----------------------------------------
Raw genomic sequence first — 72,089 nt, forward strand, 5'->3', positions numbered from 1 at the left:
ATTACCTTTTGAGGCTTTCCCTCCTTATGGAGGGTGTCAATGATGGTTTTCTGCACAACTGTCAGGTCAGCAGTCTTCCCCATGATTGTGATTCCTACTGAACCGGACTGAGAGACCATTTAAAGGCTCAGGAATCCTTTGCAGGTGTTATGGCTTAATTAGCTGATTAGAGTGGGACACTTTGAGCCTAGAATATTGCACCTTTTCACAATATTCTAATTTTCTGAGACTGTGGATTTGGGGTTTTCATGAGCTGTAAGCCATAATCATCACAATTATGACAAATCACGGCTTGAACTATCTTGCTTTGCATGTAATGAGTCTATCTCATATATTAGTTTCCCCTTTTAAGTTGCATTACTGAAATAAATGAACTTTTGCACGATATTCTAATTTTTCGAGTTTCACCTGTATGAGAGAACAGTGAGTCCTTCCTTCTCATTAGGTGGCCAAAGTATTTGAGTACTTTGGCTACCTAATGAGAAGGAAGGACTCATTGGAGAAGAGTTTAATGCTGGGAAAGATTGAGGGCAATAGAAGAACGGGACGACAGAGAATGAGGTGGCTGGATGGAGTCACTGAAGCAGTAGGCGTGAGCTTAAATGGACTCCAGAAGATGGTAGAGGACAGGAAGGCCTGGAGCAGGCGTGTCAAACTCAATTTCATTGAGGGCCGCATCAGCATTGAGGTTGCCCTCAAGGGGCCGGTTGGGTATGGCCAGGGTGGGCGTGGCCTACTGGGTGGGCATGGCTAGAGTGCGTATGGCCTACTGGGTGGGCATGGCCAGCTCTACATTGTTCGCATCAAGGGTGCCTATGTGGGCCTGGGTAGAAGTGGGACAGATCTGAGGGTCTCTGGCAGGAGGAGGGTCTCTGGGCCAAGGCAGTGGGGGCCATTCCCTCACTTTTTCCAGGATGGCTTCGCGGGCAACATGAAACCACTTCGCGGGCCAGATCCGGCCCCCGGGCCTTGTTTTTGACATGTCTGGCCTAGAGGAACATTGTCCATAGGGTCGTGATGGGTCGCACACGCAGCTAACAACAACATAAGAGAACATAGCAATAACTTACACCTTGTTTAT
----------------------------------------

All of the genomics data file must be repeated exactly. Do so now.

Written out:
Raw genomic sequence first — 72,089 nt, forward strand, 5'->3', positions numbered from 1 at the left:
ATTACCTTTTGAGGCTTTCCCTCCTTATGGAGGGTGTCAATGATGGTTTTCTGCACAACTGTCAGGTCAGCAGTCTTCCCCATGATTGTGATTCCTACTGAACCGGACTGAGAGACCATTTAAAGGCTCAGGAATCCTTTGCAGGTGTTATGGCTTAATTAGCTGATTAGAGTGGGACACTTTGAGCCTAGAATATTGCACCTTTTCACAATATTCTAATTTTCTGAGACTGTGGATTTGGGGTTTTCATGAGCTGTAAGCCATAATCATCACAATTATGACAAATCACGGCTTGAACTATCTTGCTTTGCATGTAATGAGTCTATCTCATATATTAGTTTCCCCTTTTAAGTTGCATTACTGAAATAAATGAACTTTTGCACGATATTCTAATTTTTCGAGTTTCACCTGTATGAGAGAACAGTGAGTCCTTCCTTCTCATTAGGTGGCCAAAGTATTTGAGTACTTTGGCTACCTAATGAGAAGGAAGGACTCATTGGAGAAGAGTTTAATGCTGGGAAAGATTGAGGGCAATAGAAGAACGGGACGACAGAGAATGAGGTGGCTGGATGGAGTCACTGAAGCAGTAGGCGTGAGCTTAAATGGACTCCAGAAGATGGTAGAGGACAGGAAGGCCTGGAGCAGGCGTGTCAAACTCAATTTCATTGAGGGCCGCATCAGCATTGAGGTTGCCCTCAAGGGGCCGGTTGGGTATGGCCAGGGTGGGCGTGGCCTACTGGGTGGGCATGGCTAGAGTGCGTATGGCCTACTGGGTGGGCATGGCCAGCTCTACATTGTTCGCATCAAGGGTGCCTATGTGGGCCTGGGTAGAAGTGGGACAGATCTGAGGGTCTCTGGCAGGAGGAGGGTCTCTGGGCCAAGGCAGTGGGGGCCATTCCCTCACTTTTTCCAGGATGGCTTCGCGGGCAACATGAAACCACTTCGCGGGCCAGATCCGGCCCCCGGGCCTTGTTTTTGACATGTCTGGCCTAGAGGAACATTGTCCATAGGGTCGTGATGGGTCGCACACGCAGCTAACAACAACATAAGAGAACATAGCAATAACTTACACCTTGTTTAT